Jon works for the Tattooed Man as a hit man. Because he's good at his job and does whatever the Tattooed Man assigns, he lives well, but he's a loner. When he meets up with Andy, an old school friend, that changes. Andy is out of work, and he has a wife a baby.

Jon realizes that his friend has something he doesn't, and he wants to help him. This is the beginning of real changes in his life. When he does the bidding of the Tattooed Man, he functions as a slave, but now he has a chance to act on his own.

This is a very psychological book. Jon is a complex character. Cross does a good job of presenting Jon's background and development without overdoing the backstory. Andy is also a well done character moving from being a loser to losing himself.

If you enjoy psychological novels, I recommend this book. It deals with an interesting interpretation of what it means to be free or a slave.


I reviewed this book for Net Galley.

A Fast Paced Fantasy Adventure

Neil Vapros, a member of the powerful Vapros family, wants to be an assassin to impress his father. He is assigned to kill the grandfather, titular head of the Taurlum clan. Once in the Taurlum mansion, he looks for the grandfather, but instead runs into two young Tarulum brothers, Darius and Michael. They give chase and Neil is barely able to escape.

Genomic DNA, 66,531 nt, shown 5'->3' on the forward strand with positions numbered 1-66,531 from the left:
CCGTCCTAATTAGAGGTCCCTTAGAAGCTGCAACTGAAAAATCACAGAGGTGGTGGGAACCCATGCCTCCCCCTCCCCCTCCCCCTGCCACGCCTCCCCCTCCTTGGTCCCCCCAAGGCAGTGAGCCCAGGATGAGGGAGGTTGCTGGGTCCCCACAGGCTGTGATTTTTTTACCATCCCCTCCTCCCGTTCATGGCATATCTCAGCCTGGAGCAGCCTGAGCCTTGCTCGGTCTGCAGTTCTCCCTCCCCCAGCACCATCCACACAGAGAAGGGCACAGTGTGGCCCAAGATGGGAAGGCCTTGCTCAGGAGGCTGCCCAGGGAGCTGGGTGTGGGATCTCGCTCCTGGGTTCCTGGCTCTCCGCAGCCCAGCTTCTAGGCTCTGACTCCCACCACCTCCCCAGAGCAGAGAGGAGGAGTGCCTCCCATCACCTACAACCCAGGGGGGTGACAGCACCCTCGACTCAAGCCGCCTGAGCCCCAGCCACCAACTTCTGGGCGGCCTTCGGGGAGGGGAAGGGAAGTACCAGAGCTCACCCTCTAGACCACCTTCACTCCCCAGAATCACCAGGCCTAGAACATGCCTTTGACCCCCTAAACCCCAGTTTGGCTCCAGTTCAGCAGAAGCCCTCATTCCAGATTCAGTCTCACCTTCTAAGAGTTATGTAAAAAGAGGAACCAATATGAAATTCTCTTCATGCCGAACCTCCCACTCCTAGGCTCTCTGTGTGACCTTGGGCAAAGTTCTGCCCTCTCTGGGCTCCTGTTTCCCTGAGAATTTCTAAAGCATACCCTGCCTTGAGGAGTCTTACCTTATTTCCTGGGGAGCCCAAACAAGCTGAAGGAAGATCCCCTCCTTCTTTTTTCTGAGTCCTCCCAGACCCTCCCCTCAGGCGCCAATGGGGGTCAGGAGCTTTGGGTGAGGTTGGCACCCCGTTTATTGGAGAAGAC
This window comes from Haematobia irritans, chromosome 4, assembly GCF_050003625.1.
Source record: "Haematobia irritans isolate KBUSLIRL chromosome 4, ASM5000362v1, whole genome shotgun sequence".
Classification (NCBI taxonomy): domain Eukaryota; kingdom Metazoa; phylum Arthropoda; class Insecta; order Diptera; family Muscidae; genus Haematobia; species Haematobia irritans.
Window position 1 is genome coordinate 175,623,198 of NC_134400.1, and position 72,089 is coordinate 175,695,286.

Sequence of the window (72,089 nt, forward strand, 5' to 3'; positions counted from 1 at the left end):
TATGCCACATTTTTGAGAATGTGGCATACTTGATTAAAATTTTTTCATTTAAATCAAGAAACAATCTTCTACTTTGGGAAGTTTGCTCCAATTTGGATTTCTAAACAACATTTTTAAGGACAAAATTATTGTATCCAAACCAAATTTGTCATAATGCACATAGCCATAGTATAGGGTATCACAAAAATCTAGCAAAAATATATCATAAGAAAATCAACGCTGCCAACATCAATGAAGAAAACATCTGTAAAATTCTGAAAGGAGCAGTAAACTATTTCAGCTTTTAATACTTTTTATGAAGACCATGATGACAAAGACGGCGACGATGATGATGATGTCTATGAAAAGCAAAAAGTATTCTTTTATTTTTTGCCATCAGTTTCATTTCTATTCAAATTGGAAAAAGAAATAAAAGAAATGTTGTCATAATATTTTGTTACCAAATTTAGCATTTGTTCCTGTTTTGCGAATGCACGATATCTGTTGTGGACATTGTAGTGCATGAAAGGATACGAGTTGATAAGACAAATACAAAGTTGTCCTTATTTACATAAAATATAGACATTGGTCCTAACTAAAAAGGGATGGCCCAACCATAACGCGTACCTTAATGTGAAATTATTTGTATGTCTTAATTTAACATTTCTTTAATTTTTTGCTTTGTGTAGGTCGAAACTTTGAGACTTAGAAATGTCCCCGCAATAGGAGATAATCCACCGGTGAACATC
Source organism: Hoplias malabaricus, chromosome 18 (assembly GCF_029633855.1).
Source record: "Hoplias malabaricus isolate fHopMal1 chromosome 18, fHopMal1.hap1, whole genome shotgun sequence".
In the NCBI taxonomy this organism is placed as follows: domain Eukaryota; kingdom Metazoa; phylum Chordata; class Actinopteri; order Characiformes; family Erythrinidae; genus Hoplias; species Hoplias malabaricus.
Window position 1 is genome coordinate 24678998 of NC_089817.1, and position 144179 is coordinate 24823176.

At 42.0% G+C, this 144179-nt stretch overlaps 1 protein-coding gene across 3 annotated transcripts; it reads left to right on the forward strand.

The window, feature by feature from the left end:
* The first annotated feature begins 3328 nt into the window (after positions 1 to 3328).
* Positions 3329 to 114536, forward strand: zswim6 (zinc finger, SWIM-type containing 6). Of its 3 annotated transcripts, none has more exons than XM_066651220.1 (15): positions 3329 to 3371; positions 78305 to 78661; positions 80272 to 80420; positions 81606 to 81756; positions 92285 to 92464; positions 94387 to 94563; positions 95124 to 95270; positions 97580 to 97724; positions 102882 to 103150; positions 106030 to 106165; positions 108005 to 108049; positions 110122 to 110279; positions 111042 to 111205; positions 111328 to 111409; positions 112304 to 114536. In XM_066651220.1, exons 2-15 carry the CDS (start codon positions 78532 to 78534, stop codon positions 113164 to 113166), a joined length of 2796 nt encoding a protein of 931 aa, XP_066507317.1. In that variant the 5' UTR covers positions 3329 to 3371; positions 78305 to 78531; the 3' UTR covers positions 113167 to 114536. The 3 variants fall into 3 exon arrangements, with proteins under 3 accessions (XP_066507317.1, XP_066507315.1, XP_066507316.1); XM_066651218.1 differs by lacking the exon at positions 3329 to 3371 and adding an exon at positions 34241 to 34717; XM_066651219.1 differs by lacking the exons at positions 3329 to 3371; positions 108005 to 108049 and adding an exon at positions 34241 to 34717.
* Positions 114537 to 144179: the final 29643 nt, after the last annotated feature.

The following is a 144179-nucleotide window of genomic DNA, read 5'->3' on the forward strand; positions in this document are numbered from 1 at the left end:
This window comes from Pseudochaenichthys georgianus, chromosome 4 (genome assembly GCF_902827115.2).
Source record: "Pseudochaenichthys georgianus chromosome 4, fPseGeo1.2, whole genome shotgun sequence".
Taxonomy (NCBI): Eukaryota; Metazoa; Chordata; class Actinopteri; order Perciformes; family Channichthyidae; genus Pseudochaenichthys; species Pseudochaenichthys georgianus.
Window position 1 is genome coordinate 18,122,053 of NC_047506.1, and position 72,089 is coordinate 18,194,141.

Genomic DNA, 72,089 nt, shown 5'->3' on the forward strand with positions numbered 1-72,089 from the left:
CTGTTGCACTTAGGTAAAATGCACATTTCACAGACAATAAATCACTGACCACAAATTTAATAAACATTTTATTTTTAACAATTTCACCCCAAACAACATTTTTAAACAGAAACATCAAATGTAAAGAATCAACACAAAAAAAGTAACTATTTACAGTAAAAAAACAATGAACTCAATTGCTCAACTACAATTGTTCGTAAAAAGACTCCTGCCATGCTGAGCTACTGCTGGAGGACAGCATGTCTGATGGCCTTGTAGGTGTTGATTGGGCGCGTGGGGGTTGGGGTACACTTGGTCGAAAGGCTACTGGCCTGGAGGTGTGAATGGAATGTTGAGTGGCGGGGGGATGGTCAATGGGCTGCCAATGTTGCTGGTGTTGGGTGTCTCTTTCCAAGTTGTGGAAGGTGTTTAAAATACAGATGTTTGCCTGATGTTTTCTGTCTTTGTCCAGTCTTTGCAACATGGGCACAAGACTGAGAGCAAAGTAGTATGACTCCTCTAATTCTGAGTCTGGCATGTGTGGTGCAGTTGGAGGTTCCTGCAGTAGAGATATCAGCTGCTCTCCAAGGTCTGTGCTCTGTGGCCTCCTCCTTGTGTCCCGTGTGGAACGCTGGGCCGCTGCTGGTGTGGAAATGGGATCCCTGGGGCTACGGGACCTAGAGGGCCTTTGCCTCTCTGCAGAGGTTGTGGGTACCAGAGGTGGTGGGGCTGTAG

The three primary families of Altryon: Vapros, Taurlum, and Celerium, have been given special powers designed to help protect the city from the dangers of the world outside the city walls, but for years they have been fighting each other using their powers to kill each other. Now there is a powerful emperor, but instead of fostering peace among the families, he appears to be encouraging the feud.

Young adults, teens and preteens, should enjoy this book. It's filled with action, battles, and magical encounters where young people fight to protect their families. The book focuses on plot and action and does it well. However, there is little character development. Neil does grow as he faces the forces arrayed against him, but the other characters remain static.


I recommend this book for anyone who enjoys fast paced action with a touch of magic.

Tuesday, February 24, 2015

A Federal Judge, Kidnapping, and a Baby